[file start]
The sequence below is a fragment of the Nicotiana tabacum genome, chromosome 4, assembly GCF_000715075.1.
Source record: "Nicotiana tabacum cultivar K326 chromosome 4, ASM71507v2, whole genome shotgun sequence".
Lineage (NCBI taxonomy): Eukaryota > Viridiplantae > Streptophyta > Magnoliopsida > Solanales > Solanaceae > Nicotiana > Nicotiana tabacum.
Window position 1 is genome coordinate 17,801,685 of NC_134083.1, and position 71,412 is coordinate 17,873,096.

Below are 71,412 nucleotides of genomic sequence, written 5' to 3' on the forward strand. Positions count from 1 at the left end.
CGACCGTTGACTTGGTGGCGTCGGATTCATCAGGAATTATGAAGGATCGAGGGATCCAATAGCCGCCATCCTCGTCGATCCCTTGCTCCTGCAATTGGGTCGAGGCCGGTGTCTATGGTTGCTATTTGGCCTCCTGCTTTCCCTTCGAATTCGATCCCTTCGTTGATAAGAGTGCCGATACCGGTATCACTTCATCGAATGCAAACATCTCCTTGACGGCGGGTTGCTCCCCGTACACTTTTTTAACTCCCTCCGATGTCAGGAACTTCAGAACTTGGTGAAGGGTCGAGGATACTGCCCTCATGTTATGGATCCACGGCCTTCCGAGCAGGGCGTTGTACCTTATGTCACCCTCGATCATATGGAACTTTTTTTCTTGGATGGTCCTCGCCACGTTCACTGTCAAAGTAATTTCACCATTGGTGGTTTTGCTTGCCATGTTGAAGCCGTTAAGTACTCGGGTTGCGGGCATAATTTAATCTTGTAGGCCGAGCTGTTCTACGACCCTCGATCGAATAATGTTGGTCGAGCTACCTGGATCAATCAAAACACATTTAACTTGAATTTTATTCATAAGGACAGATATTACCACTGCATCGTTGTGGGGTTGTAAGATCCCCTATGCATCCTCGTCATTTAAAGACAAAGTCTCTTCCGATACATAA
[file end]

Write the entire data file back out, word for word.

The sequence below is a fragment of the Nicotiana tabacum genome, chromosome 4, assembly GCF_000715075.1.
Source record: "Nicotiana tabacum cultivar K326 chromosome 4, ASM71507v2, whole genome shotgun sequence".
Lineage (NCBI taxonomy): Eukaryota > Viridiplantae > Streptophyta > Magnoliopsida > Solanales > Solanaceae > Nicotiana > Nicotiana tabacum.
Window position 1 is genome coordinate 17,801,685 of NC_134083.1, and position 71,412 is coordinate 17,873,096.

Below are 71,412 nucleotides of genomic sequence, written 5' to 3' on the forward strand. Positions count from 1 at the left end.
CGACCGTTGACTTGGTGGCGTCGGATTCATCAGGAATTATGAAGGATCGAGGGATCCAATAGCCGCCATCCTCGTCGATCCCTTGCTCCTGCAATTGGGTCGAGGCCGGTGTCTATGGTTGCTATTTGGCCTCCTGCTTTCCCTTCGAATTCGATCCCTTCGTTGATAAGAGTGCCGATACCGGTATCACTTCATCGAATGCAAACATCTCCTTGACGGCGGGTTGCTCCCCGTACACTTTTTTAACTCCCTCCGATGTCAGGAACTTCAGAACTTGGTGAAGGGTCGAGGATACTGCCCTCATGTTATGGATCCACGGCCTTCCGAGCAGGGCGTTGTACCTTATGTCACCCTCGATCATATGGAACTTTTTTTCTTGGATGGTCCTCGCCACGTTCACTGTCAAAGTAATTTCACCATTGGTGGTTTTGCTTGCCATGTTGAAGCCGTTAAGTACTCGGGTTGCGGGCATAATTTAATCTTGTAGGCCGAGCTGTTCTACGACCCTCGATCGAATAATGTTGGTCGAGCTACCTGGATCAATCAAAACACATTTAACTTGAATTTTATTCATAAGGACAGATATTACCACTGCATCGTTGTGGGGTTGTAAGATCCCCTATGCATCCTCGTCATTTAAAGACAAAGTCTCTTCCGATACATAA